Ask your care provider–will you still have the skills you usually have when you need to resuscitate a baby (obviously, yes). Will you have the same equipment? (yes, but perhaps slightly modified–i.e. board instead of a warmer that a physician can stand at). So what’s the big risk? Is the doctor or midwife going to sit by and let your baby die because they’ve never tried to resuscitate a baby that doesn’t have an amputated cord and isn’t on the warmer? No. They’re going to do everything they can, using all the same skills and training they usually use, and the same equipment. They will just be performing the procedure about three feet from where they normally do, and sitting down instead of standing. And your baby will be getting oxygen from the placenta all the while, giving your baby more time before it becomes imperative that he breathes, and giving the care provider more time to adjust to a new way of doing things.

The benefits of keeping the baby attached to the placenta when needing encouragement to breathe or needing resuscitation are numerous. And there are benefits that don’t have to do with the placenta, but have to do with the mom. The baby’s safe place, the only home the baby has ever known, is her mother. When a baby can feel her mother’s touch and smell her mother’s skin, the baby knows she is safe. When a baby is taken from her mother, even three feet away, the baby feels unsafe. The baby’s response to feeling unsafe is to shut down–which can make it harder for a baby to breathe. (see Dr. Nils Bergman’s websites on Kangaroo Mother Care and Skin to Skin contact).

When I was having premature contractions with my third pregnancy, I had to think about some of this issues.  And I realized that I just wasn’t willing to compromise my baby’s health and best interest just because this way of doing things was unfamiliar to those providing care. So I asked a doula friend if she would be my doula and advocate for me if I my baby was premature. If you have made it clear to your provider that you are refusing the medical intervention of cord amputation, then my next suggestion is to hire a doula. Even if your care provider has been willing to brainstorm with you and find a way to a solution that does not involve amputating the cord, still, hire a doula.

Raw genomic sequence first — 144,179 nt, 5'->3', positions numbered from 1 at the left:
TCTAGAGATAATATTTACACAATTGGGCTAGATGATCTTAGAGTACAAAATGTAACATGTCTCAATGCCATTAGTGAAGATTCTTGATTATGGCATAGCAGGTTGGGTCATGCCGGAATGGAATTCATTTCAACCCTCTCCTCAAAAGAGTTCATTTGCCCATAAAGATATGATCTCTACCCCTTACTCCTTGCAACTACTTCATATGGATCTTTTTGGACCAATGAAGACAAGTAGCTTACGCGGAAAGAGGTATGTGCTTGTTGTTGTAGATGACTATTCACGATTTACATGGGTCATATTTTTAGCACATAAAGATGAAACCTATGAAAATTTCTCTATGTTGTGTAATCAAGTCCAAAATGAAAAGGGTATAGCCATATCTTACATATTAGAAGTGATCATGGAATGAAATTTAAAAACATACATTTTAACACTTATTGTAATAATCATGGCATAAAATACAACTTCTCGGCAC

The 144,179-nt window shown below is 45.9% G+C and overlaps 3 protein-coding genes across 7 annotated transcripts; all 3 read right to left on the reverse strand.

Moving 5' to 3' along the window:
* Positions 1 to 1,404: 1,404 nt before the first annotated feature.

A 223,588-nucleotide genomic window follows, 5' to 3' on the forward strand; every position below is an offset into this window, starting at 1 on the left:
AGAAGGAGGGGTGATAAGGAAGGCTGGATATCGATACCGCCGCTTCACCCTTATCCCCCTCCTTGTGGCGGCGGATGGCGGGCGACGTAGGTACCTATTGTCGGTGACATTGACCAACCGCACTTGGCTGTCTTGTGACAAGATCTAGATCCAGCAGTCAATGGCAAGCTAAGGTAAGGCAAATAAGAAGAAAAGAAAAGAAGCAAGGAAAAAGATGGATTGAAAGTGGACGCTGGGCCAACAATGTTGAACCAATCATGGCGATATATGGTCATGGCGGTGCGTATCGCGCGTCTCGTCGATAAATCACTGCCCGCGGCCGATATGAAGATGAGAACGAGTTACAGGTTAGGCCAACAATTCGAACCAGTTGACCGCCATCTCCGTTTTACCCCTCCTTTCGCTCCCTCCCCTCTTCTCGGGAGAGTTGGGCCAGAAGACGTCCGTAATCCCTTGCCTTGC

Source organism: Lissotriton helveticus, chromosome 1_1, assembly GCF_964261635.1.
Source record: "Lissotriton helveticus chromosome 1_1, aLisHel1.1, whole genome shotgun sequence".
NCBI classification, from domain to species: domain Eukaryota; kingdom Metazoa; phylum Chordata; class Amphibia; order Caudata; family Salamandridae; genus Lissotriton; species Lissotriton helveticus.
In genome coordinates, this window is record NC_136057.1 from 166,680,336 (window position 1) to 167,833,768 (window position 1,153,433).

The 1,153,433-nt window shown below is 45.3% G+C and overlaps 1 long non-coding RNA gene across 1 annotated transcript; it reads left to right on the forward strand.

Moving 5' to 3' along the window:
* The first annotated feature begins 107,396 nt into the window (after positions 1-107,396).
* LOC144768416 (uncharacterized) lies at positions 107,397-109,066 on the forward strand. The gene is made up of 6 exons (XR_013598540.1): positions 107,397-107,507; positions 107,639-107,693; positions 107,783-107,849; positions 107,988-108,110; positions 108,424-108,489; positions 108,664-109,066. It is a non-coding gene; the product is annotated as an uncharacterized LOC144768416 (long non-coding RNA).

So this is suggestion six. Hire a doula. Not just any doula. Hire a doula who has the same attitude and values about this issue as you do. Hire a doula who is more concerned about the care you are getting than about her place in the hospital hierarchy, or how advocating for you will impact her ability to be a doula in that hospital. Obviously someone who is running around creating unnecessary conflict with hospital staff is not a good person to have on your team. But you do need someone who is willing to stand in the gap for you, when you are exhausted from giving birth and worried about the safety of your baby, someone who will remind the care providers that you do not give consent and that you are refusing cord amputation, and that any resuscitation needs to be performed with the cord intact. Someone to remind you that amputating the cord is a medical intervention, and not a benign one, and that leaving the cord intact. gives your baby the best possible chance of life and health.

Of course, your baby might be born in great health, breathe right away, and not require any help. That’s what we all hope for! Even in this case, however, having a doula present to remind the staff that you refuse cord amputation can be helpful.

If you are successful in creating a plan with your care provider to resuscitate the baby with the cord intact, please let us know! We would love to hear from you if you have any experience with this issue as well. Leave a comment below!

Resuscitation of baby in mother’s arms:
Midwife Thinking overview of science and research
Skin to Skin Contact:
Kangaroo Mother Care: